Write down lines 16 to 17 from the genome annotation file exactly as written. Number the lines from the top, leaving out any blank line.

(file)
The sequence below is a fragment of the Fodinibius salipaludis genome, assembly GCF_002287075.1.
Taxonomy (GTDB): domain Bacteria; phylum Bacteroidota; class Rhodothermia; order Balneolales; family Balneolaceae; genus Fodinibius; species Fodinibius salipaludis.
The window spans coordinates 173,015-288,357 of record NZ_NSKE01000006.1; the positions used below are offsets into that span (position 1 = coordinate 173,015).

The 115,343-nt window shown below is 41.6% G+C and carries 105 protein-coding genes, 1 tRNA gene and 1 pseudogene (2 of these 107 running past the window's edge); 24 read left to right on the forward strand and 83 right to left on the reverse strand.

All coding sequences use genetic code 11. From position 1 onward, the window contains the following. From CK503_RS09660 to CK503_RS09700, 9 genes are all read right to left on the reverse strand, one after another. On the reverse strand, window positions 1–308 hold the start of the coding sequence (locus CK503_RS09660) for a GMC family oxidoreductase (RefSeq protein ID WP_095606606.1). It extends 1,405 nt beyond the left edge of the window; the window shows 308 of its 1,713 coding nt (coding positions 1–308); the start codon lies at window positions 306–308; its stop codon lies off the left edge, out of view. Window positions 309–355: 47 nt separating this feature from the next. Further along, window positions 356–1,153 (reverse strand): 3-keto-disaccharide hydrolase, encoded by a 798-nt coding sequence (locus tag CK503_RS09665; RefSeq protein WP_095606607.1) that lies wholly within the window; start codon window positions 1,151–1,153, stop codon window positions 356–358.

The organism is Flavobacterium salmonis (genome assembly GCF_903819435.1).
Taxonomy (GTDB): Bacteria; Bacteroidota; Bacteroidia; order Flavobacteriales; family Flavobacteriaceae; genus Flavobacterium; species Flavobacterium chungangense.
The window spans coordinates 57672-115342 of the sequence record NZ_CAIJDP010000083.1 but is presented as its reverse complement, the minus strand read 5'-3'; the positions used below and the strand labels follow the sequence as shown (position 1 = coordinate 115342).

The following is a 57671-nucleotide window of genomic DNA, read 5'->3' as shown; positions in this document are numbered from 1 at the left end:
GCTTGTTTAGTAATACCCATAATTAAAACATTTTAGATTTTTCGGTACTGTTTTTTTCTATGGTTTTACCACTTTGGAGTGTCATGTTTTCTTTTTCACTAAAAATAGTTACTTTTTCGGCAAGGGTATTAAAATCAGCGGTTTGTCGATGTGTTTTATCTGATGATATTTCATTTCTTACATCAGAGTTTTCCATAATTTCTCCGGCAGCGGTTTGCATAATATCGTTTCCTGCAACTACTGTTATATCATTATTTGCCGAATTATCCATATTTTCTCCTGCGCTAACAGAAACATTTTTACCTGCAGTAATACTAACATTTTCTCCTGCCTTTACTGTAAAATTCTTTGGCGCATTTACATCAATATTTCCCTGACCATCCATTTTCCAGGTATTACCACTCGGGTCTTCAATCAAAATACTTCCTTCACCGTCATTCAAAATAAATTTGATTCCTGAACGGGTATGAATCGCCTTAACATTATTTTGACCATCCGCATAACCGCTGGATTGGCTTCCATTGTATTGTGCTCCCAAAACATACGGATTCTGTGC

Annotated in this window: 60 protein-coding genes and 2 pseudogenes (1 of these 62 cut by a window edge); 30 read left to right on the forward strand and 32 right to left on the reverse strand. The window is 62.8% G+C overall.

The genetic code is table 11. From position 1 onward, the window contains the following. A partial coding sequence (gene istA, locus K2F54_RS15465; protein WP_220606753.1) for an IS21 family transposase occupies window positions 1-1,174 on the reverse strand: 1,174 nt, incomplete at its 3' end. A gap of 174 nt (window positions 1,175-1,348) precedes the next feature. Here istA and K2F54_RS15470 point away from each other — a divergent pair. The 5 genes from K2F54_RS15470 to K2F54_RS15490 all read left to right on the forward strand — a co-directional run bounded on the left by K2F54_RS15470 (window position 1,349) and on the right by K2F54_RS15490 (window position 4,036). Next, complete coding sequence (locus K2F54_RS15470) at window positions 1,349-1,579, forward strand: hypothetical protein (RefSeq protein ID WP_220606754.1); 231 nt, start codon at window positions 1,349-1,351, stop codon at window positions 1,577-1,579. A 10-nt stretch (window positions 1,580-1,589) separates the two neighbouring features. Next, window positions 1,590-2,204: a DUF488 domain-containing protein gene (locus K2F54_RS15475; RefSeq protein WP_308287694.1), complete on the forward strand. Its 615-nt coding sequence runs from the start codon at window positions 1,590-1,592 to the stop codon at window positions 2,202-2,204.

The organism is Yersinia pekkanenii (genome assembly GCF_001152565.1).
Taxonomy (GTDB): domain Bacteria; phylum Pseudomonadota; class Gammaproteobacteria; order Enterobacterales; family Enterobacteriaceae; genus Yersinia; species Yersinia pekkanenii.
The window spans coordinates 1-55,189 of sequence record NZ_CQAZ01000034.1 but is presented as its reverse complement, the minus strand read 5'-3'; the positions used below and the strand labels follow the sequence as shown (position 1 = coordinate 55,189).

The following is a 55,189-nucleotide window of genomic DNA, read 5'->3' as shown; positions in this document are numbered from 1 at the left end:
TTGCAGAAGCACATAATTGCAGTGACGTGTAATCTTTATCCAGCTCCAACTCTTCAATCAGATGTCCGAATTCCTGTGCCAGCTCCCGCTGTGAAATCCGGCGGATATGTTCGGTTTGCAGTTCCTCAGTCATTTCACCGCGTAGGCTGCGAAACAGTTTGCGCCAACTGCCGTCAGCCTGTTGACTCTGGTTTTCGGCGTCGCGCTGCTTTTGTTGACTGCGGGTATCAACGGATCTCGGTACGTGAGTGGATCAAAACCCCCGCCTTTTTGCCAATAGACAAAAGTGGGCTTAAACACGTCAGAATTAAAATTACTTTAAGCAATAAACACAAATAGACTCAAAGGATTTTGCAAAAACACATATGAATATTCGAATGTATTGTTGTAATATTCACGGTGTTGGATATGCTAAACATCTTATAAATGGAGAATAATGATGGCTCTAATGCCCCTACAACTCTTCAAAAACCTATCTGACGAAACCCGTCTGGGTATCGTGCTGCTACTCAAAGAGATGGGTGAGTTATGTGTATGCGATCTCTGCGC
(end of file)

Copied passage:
The following is a 55,189-nucleotide window of genomic DNA, read 5'->3' as shown; positions in this document are numbered from 1 at the left end:
TTGCAGAAGCACATAATTGCAGTGACGTGTAATCTTTATCCAGCTCCAACTCTTCAATCAGATGTCCGAATTCCTGTGCCAGCTCCCGCTGTGAAATCCGGCGGATATGTTCGGTTTGCAGTTCCTCAGTCATTTCACCGCGTAGGCTGCGAAACAGTTTGCGCCAACTGCCGTCAGCCTGTTGACTCTGGTTTTCGGCGTCGCGCTGCTTTTGTTGACTGCGGGTATCAACGGATCTCGGTACGTGAGTGGATCAAAACCCCCGCCTTTTTGCCAATAGACAAAAGTGGGCTTAAACACGTCAGAATTAAAATTACTTTAAGCAATAAACACAAATAGACTCAAAGGATTTTGCAAAAACACATATGAATATTCGAATGTATTGTTGTAATATTCACGGTGTTGGATATGCTAAACATCTTATAAATGGAGAATAATGATGGCTCTAATGCCCCTACAACTCTTCAAAAACCTATCTGACGAAACCCGTCTGGGTATCGTGCTGCTACTCAAAGAGATGGGTGAGTTATGTGTATGCGATCTCTGCGC